“The master praised the unrighteous manager because he had acted shrewdly. For the children of this age are more shrewd than the children of light in dealing with their own people.” (CSB – Read the chapter)
Jesus said some strange things during His ministry. There are whole books dedicated to examining this or that hard saying. LifeWay’s Bible Studies for Life Sunday school material has been looking at different hard sayings of Jesus for the last few weeks. I’ve preached at least two sermon series on the subject. Of all the weird and hard things Jesus said that the Gospel authors recorded for us, this parable ranks right near or even at the top of the list. Let’s talk about why and what we are to do with it.
The story starts with a rich guy who finds out that the man he hired to manage his estate has been a spendthrift. Naturally, he’s going to fire him, but first he demands a full accounting of the books so he can get a sense of what his losses have been. So far so good. This is exactly what we would have expected the rich man to do. If you had found out your money manager had lost a bunch of your money, you’d be looking for an explanation as to what happened just before you fired him too.
Next, though, things start to turn in a surprising direction. The manager starts to worry about what he’s going to do. He doesn’t question his master’s decision. He knew he had it coming. He would have fired himself if he were the master. That’s not his concern. His concern is what he’s going to do next. He’s old enough that getting a job doing manual labor of some kind isn’t going to be an option. He won’t be able to keep that job because he won’t be able to satisfy the physical requirements of it. On the other hand, simply turning to begging in order to get by isn’t going to happen either. He’s got far too much personal pride to do that. In other words, he’s stuck between a rock and a hard place.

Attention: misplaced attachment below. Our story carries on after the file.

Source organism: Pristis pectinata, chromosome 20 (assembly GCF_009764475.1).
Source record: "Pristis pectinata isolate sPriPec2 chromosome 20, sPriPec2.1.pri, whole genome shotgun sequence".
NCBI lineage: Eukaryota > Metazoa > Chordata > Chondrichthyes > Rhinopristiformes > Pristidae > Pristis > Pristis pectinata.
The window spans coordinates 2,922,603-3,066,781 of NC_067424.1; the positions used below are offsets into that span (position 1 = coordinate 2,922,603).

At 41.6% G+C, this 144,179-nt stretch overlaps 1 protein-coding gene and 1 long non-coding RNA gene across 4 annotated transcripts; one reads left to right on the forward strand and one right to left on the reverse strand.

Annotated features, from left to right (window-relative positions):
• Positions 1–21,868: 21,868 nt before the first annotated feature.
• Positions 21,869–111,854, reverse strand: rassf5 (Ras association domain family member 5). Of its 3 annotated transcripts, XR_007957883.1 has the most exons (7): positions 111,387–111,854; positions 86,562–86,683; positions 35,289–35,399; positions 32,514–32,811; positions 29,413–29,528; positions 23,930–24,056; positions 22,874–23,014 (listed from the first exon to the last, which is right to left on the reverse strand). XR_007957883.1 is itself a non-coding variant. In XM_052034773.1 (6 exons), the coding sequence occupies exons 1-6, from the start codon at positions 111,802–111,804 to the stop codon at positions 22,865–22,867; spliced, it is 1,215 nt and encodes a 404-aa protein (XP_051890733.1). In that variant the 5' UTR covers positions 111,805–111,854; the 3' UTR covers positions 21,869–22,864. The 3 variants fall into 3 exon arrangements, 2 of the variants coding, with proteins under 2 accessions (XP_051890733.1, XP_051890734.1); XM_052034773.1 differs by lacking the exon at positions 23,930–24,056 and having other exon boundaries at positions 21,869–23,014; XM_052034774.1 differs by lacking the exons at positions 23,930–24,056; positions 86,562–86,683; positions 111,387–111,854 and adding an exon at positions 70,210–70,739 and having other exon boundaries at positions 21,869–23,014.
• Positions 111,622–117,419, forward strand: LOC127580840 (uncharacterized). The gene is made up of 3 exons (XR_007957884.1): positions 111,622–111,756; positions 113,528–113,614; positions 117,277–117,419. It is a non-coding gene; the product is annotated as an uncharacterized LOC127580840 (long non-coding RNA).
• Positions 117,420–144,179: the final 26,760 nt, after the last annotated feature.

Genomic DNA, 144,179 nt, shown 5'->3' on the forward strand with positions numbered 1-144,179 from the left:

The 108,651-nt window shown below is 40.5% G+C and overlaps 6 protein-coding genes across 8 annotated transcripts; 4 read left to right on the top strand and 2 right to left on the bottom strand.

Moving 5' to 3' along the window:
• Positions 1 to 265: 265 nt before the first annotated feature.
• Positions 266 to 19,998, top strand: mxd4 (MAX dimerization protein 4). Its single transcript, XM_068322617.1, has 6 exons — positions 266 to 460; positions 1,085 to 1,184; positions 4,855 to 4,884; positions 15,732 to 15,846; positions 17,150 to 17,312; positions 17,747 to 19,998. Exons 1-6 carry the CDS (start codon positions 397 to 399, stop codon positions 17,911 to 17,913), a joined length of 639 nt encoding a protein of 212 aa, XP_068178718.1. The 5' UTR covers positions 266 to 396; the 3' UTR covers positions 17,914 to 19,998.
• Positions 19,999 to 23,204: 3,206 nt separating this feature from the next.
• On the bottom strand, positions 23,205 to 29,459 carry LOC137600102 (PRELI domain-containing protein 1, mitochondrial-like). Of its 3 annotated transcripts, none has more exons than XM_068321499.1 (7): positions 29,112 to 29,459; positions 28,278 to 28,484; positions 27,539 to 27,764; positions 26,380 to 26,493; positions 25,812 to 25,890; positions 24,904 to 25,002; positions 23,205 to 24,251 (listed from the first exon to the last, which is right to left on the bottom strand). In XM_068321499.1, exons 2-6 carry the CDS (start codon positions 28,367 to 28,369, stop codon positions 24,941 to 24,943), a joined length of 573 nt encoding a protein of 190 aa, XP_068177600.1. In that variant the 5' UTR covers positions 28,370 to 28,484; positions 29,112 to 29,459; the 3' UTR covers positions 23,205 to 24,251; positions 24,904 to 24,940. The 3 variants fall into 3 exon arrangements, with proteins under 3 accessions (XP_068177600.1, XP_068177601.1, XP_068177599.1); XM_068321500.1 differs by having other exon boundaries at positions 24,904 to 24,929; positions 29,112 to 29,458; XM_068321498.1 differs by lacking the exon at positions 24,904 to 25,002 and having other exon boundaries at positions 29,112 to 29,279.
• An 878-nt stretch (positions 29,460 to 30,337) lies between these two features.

Then, in a flash of inspiration, he has an idea. He’s getting fired for his poor management of his master’s money. That means his master doesn’t trust him. He’s not going to be able to gain his trust back and it won’t matter anyway because he’s getting kicked to the curb. Things really can’t get any worse for him. So he doubles down on it.
He calls a few of the people who have borrowed from his master for some reason or another. When the first one comes in, he asks him how big his debt to the rich man is. The man tells him and he says in response: “Okay, take your bill, scratch out that number and write this one in its place,” and he tells him to cut it in half.
He calls the next debtor in and does the same thing. Debtor after debtor he goes through his master’s books and cancels or significantly decreases the amount they owe his master.
Now, why would he do this? Jesus tells us. The man is planning for what his life situation is going to be like next. What are all these different folks who suddenly find themselves with much less debt than they had before going to do? What will their opinion of him be?
Well, they certainly aren’t going to hire him to manage their money, but they are going to be awfully grateful to him. In fact, given the culture of the day, they are going to feel indebted to him. They won’t owe him money, they’ll owe him favors. More to the point, they’ll be willing to receive him into their homes to provide for him once he loses his job. In other words, he’s doing some retirement planning.
And at this point in the story, we figure his master is going to go ballistic. He’s found out he’s blowing all his money, he’s going to fire him for it, and now he’s costing him even more money on his way out the door. We expect that he’s going to hold the manager personally responsible for every dime he’s cost him. He’s going to throw him in prison until he works off the debt he now owes his master. He’s going to have it taken out of his hide. That’s what we expect, but this is Jesus telling the story. Jesus never does what we expect.
Instead of what we expect, we get v. 8. ”The master praised the unrighteous manager because he had acted shrewdly. For the children of this age are more shrewd than the children of light in dealing with their own people.”
Wait, what? He praises him? Why? With the story in place, we’ll talk about what it means this afternoon.
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